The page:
WINDHOEK- It is obvious that the late South African township music disco king, Dan Tshanda, has secured quite a following in Namibia. This was quite clear when a small but significant crowd of his fans gathered to pay tribute to him at the Tura Zone Car Wash in Katutura on Friday.
The crowd may have been limited but indeed their enthusiasm seemed to know no bounds as they danced the night away in memory of their all-time muso whose music has become a daily diet in the country, especially amongst older township dwellers who embraced the sounds of disco, often described as bubblegum music.
This music genre in Namibia, like the genres of many a South African musician, evoked nostalgia about years of resistance against the cruel apartheid regime when music served as a means of expiation rather than escape against apartheid’s colonial oppression, and indeed eventually becoming symbols of resistance.
This is one of the main reasons why these genres established deep roots in Namibia and the region, conjuring up good sentimental memories of musical legends like Brenda Fasie, Miriam Makeba, Hugh Masekela, Steve Kekana, Lazarus Kgagudi, and many others.
From this crop of legendary musicians one can also mention the likes of Patricia Majalisa, Yvonne Chaka Chaka, Leta Mbuli and Caiphus Semenya, who are all still alive and holding their own.
“In memory to the big husband, may his soul rest in peace,” read a big banner at the event on Friday, invitingly luring Tura socialites to the increasingly popular venue.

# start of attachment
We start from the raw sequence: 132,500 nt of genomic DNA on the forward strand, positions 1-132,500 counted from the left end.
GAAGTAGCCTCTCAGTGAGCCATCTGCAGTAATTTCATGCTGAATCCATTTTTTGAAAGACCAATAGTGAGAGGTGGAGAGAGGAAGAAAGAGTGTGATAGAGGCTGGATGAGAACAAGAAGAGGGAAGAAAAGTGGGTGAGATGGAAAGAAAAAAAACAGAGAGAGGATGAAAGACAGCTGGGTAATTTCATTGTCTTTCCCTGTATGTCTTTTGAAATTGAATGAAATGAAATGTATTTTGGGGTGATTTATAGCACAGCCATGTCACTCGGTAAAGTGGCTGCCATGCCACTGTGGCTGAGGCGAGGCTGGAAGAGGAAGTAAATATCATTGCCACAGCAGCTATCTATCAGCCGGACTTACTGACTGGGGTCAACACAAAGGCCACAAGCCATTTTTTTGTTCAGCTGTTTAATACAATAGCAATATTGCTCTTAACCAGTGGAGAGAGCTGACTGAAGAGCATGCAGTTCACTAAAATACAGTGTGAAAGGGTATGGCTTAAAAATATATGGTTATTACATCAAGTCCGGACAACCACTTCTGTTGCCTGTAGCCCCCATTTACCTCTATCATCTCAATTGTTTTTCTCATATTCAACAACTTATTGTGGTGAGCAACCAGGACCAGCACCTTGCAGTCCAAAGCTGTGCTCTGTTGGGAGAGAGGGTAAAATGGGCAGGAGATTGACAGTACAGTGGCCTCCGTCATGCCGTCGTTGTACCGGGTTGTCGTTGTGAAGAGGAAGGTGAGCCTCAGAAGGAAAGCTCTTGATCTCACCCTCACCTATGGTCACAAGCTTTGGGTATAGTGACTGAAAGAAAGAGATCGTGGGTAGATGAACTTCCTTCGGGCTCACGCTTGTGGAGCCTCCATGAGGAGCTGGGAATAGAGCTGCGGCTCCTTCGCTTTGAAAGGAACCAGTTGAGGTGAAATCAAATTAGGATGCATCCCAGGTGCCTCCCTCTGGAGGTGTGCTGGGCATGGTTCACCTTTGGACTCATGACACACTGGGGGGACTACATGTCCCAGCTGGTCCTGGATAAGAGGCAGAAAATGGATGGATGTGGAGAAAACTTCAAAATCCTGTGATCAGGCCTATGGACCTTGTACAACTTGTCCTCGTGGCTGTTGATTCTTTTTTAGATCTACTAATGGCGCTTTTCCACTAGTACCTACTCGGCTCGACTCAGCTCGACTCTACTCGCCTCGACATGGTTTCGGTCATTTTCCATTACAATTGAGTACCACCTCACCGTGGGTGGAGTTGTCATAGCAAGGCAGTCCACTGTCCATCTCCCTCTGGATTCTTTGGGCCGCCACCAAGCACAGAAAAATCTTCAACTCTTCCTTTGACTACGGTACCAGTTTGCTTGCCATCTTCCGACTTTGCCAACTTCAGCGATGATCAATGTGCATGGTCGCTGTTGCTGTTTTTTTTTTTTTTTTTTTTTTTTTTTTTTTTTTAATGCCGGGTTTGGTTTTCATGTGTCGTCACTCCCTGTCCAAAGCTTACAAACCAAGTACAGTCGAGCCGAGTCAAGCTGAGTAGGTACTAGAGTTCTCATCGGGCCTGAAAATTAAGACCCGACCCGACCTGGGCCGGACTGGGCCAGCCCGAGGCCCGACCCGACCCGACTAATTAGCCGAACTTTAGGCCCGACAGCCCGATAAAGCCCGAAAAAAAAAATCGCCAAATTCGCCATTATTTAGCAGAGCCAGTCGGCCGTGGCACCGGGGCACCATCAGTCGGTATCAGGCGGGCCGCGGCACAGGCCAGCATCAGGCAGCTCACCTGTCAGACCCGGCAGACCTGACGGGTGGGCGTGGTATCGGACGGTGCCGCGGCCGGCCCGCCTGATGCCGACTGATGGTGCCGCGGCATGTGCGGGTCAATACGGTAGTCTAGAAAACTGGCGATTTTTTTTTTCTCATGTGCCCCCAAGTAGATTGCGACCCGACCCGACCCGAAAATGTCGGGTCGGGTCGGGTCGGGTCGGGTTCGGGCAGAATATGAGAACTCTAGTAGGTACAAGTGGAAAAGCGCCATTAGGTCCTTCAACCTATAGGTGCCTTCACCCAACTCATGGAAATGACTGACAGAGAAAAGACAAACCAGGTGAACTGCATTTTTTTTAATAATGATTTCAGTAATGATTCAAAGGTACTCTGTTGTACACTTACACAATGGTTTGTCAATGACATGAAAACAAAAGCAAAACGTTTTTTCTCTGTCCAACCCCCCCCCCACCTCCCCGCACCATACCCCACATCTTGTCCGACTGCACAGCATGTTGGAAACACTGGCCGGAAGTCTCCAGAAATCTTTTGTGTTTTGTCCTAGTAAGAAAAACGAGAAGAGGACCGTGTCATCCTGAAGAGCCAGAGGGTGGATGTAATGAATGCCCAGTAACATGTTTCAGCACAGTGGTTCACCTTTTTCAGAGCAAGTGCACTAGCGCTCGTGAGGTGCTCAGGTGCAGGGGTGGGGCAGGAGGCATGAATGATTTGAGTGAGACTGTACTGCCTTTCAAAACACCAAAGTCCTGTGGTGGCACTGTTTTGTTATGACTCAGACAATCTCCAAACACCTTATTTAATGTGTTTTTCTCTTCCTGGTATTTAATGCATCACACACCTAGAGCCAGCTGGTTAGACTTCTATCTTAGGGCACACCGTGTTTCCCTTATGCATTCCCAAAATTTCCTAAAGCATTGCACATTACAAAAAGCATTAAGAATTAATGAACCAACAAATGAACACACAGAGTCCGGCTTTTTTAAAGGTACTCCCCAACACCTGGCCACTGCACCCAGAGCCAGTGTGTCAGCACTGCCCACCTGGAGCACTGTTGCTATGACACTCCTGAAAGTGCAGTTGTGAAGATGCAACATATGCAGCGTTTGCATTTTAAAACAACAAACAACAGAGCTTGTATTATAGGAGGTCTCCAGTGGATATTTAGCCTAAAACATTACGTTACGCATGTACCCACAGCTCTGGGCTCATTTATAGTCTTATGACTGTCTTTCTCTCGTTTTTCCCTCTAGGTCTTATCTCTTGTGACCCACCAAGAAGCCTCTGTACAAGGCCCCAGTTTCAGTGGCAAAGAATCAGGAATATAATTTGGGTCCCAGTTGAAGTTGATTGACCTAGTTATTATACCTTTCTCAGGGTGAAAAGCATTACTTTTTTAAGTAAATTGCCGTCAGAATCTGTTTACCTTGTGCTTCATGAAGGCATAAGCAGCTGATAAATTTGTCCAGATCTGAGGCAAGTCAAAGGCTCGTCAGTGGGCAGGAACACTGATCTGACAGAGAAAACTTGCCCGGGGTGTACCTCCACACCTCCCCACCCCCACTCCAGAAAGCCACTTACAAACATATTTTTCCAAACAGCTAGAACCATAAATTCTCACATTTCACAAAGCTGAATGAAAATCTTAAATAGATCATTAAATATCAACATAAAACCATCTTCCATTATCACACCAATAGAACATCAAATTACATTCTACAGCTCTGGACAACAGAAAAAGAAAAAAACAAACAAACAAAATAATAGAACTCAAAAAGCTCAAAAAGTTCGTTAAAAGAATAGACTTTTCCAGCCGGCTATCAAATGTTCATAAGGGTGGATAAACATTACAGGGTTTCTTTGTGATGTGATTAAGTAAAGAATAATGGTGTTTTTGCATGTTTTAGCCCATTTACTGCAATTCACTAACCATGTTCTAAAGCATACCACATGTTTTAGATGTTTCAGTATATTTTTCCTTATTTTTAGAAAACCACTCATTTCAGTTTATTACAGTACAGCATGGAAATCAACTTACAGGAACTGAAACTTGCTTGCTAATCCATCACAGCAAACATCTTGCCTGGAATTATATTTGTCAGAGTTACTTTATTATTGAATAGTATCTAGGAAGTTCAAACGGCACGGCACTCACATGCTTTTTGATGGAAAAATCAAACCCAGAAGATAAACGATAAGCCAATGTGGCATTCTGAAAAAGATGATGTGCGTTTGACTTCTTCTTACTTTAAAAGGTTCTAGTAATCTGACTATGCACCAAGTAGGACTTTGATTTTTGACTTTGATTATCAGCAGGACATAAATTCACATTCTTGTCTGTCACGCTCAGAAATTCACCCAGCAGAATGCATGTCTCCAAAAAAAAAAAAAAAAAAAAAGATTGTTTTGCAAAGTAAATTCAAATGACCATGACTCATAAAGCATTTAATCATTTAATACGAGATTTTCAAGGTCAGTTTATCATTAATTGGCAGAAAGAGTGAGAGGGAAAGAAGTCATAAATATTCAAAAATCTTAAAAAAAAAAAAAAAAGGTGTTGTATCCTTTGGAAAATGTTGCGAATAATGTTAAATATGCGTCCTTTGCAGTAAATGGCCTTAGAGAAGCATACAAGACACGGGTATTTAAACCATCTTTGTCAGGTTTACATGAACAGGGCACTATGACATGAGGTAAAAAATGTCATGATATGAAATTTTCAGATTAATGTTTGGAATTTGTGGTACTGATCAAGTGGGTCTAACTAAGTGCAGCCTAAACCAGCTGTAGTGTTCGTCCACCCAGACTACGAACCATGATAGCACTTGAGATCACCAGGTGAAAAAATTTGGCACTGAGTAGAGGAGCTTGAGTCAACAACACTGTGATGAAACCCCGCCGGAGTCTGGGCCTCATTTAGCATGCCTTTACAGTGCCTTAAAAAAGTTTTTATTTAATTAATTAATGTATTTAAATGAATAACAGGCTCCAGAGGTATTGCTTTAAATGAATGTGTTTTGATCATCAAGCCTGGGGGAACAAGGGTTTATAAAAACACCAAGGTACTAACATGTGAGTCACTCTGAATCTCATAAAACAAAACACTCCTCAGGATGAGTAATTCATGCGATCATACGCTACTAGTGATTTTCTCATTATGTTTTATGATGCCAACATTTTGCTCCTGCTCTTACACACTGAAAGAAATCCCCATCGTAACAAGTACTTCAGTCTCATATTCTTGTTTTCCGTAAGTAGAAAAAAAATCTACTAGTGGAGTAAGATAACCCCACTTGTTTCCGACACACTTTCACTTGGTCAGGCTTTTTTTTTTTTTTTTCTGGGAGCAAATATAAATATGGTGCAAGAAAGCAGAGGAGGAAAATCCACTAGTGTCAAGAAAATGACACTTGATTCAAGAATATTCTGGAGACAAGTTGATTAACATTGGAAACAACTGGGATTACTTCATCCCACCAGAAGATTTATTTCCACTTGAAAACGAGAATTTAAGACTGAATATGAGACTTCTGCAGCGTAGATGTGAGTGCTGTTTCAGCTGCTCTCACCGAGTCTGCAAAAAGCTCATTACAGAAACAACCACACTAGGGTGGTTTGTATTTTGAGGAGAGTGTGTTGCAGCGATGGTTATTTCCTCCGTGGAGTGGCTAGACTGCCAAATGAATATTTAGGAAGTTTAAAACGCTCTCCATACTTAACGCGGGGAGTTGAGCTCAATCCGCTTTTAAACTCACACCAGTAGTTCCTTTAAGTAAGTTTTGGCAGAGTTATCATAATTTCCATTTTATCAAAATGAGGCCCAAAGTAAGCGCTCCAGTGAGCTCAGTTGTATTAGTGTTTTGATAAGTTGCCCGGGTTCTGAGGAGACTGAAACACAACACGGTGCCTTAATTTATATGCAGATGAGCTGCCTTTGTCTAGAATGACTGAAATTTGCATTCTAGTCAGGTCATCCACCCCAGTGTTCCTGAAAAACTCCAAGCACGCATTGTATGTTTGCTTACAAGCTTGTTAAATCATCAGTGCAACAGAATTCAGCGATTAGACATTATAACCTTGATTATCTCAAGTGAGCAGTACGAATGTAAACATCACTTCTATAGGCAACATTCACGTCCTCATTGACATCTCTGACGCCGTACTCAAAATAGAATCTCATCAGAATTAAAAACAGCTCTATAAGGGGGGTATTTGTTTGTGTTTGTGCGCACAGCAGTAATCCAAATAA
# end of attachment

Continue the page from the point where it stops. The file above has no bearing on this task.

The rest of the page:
Tura Zone Car Wash is now the rendezvous of the former Pamwe Car Wash, which in its days was a mecca of entertainment for those from the area and nearby surroundings.
The Tura Zone Car Wash tribute event was not the only event as the Tate Sammy Beer House 2 in Okakarara, an entertainment joint of first choice, hosted a similar tribute to the late muso.
This was not by chance that Okakarara was paying tribute to Dan because the town was his last musical port of call in Namibia when he performed at the Okakarara Trade Fair last year. And, just the previous weekend the Khomasdal Community Hall hosted another tribute to the maestro. In fact, it was at this tribute at the community hall where some Namibian fans even decided to attend their musical hero’s funeral in South Africa last Friday.
Leading the tribute on Friday at Tura Zone Car Wash was, amongst others, none other than DJ Chicco Tjindjo, a household name in local disco circles who traces his fame to the late 1980s and early 1990s in Tura. Also present was the Big Mountain Band, one of the few local disco outfits.
Dan was a South African gospel musician who claimed Africa-wide and international fame with the band Splash in the 1980s and later on as a solo artist. Born in Chiawelo, Soweto, Dan had to leave school at a young age. When he was old enough to drive, he found work as a taxi driver. He also started his own group, Flying Squad, which released the album ‘Mr Tony’ on Gallo Records in 1985.
Ray Phiri of Stimela was so impressed with the band that he wanted them as a support act, suggesting they change their name to Splash. They soon hit the big time and released classic albums such as ‘Peacock’ (1986), ‘Snake’ (1987), ‘Money’ (1988) and ‘Tshokotshoko’ (1989).
2019-01-25 09:58:07 | 1 years ago